Photo Credit: Rebekah Hedges
Society has lived for putting every aspect of reality into a defined box; from gender to genres and everything in between. Thankfully, as the world has continued to evolve, the seams of these boxes have become worn as we’re not so quick to sit tight in a confined space anymore. That’s why artists like Danielle Grubb is so representative of the here and now with the myriad of styles coming together to make one grand sound. They represent the genre bending ways of today. We talked about that with them, as well as about their latest release, ‘D,’ and more in this back and forth.
Kendra: I was always a pretty well-behaved, smart kid but I don’t think I could have mastered or even started playing piano at the age of four as you did. What prompted your interest in music on that level?
Danielle Grubb: My childhood was also a little difficult, and so I expressed my emotions through music as a coping skill. It also got me out of the house in my adolescence – home wasn’t a place I wanted to be for a certain chunk of time. But I think that using it as a coping skill made me realize that music, emotion, and sensation are all connected. I realized the expression patterns pretty quickly from my father who plays trumpet and with my mom who sang from time to time but mostly is an avid listener. They both collected records and tapes, and there was a lot of dancing in my house on the weekend to music. I knew that I wanted to use instruments and my voice to cause that kind of sensation. Something that makes you move.
Kendra: As someone who left home and set out for New York City at 18, what are some of the struggles you feel you faced that people don’t talk about often when arriving in a big city at a young age?
Danielle Grubb: One thing that is hard to navigate is being away from your family. My Aunt and Uncle also lived in New York, so I was lucky in that regard. They were never that far away. But even then, you get lonely. And loneliness is a little harder to navigate in youth.
Another would be easy access to vices. New York is a place where everything you want is a block away. The good and not so. It’s easy to get swept up into things that aren’t good for you or aren’t helping you achieve your goals.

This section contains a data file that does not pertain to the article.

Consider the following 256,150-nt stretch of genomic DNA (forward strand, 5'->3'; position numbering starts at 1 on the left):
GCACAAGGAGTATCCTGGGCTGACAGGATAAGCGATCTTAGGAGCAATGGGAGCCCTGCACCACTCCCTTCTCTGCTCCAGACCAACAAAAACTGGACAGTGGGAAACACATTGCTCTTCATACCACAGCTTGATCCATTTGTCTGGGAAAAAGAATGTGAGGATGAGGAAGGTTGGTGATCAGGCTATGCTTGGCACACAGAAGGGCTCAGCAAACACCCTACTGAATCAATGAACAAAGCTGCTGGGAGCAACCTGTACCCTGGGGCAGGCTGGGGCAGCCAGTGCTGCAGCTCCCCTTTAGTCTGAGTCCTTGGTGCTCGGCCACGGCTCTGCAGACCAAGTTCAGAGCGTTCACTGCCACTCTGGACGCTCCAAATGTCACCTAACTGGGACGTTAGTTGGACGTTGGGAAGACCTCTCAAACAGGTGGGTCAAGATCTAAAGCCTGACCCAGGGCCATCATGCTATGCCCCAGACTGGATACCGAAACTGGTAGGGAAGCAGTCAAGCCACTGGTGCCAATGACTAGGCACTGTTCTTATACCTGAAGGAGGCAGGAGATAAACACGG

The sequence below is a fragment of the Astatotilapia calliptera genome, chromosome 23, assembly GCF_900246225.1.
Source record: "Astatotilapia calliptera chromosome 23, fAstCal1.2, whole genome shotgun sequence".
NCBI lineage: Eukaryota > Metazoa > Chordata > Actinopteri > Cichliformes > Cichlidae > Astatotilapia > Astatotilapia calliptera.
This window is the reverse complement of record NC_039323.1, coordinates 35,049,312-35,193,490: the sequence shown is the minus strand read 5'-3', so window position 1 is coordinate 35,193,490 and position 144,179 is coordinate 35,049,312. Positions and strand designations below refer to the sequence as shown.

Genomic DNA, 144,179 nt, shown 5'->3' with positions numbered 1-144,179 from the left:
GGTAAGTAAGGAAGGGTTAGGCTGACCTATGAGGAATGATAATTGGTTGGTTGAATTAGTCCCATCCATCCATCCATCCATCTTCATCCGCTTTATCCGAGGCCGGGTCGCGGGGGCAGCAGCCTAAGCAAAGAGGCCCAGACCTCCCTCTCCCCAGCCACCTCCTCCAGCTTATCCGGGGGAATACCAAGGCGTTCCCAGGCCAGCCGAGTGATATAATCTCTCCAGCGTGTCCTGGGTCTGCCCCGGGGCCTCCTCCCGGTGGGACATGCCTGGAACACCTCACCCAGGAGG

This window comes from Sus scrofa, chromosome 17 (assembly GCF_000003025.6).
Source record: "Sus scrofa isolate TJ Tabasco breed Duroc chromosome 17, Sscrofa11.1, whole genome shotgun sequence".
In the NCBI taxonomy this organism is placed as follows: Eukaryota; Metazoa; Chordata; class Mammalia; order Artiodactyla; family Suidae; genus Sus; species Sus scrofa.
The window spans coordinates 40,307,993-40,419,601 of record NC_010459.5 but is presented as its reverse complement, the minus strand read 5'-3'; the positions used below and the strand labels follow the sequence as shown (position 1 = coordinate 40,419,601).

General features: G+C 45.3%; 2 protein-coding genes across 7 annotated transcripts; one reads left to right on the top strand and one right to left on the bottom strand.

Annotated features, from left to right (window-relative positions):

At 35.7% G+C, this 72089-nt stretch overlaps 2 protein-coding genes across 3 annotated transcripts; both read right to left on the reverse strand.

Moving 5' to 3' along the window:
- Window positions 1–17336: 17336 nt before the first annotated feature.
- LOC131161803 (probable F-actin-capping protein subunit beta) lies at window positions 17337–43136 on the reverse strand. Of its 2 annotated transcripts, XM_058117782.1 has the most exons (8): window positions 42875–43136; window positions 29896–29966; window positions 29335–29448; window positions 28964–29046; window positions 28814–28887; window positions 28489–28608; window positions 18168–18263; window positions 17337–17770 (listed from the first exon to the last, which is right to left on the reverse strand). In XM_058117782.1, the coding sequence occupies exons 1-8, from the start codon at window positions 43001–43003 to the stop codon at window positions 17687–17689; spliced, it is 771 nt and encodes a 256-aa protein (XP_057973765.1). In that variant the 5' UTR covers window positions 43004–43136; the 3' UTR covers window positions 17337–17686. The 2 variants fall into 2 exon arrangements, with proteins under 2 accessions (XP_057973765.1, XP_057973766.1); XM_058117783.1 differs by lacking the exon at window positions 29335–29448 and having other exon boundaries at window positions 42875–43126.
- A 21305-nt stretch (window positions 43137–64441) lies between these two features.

Kendra: Today, your style is like if one ran through one of the last record stores standing and just started grabbing from every section…but it works. Have you always found yourself appreciating various styles?
Danielle Grubb: Haha, yes! I’ve always loved all styles of music. My parents played classical piano for me a lot, but also would spin reggae and Motown and funk — 80’s and 90’s pop as well. When I write it’s some kind of composite of what I’ve been listening to. Hi-Hat rhythms from this record, kick and snare patterns from this record, guitars, and bass from another –etc… It’s very much so a musical soup.
Kendra: Seeing that you enjoy cooking if you had to compare the eclectic sounds found on ‘D’ to one of your favorite dishes, which would it be and why?
Danielle Grubb: Wow, this is an amazing question…”Deep Space, Dark Matter” would probably be like a curried goat roti. It’s one of my more Caribbean-influenced songs and it reminds me of a time I took two of my friends to this spot in Plano called Taste of The Islands. We all ate curried goat roti and sat at a table very close to an empty dance floor. When I listen back to it I feel warm and full as if I just ate roti with my friends.
Kendra: When I look at you, I see an artist that truly represents the now. Your sound isn’t one thing or another, and you’re a nonbinary, transmasculine artist who isn’t shy about talking about their mental health. Because back in the day we had male or female artists with the occasional lesbian or gay artist tossed in the mix who were stuck in a singular genre, and mental health…we didn’t talk about that. I mean, Mariah Carey had a full-blown meltdown on MTV and we brushed it off as nothing. What do you attribute the increasing representation to, as well as the awareness to mental health?
Danielle Grubb: It wasn’t until I started going to therapy that I began to fully accept my identity as I’d suppressed it since I’d realized. And when I turned 27, my issues with my identity popped up like a landmine. I had to confront them, just as I’d spent the past year and a half working on my bipolar. So honestly, it’s just what my life is currently. The representation increased because I’m solid in the fundamentals of myself, and I wasn’t before. The same goes for my mental health. I needed to let people know what is going on with me as both my identity and my mental state are parts of my music.
Kendra: So this year has been a wild one for everyone, but how do you feel 2020 has shaped your creativity and drive moving forward?
Danielle Grubb: Honestly, it’s made me realize that I really need to slow down. My drive is here a hundred percent but I’ve had to repurpose some of my energies away from music. When I’m in create mode, I forget to take care of myself. So right now, I’m making space for myself and working to reallocate my time to create new rituals. So that in the future, I’ll balance the two.
Kendra: Usually, this is where I ask people what they have planned in the coming months but with the world in a strange place right now, plans aren’t as concrete as they typically are. You can go ahead and let us know what you have tentatively planned but can you also share a song that never fails to get you through when the world around you feels like a mess?
Danielle Grubb: I’m actually very much in a limbo state right now, so trying to make routines. I just got a new job, and I’m trying to get a kitten … I have two songs that I’d like to put out next, and a project called Cleo. But if all those things fall through, I’ll still be dancing to “Scared to Death” by Kaytranada.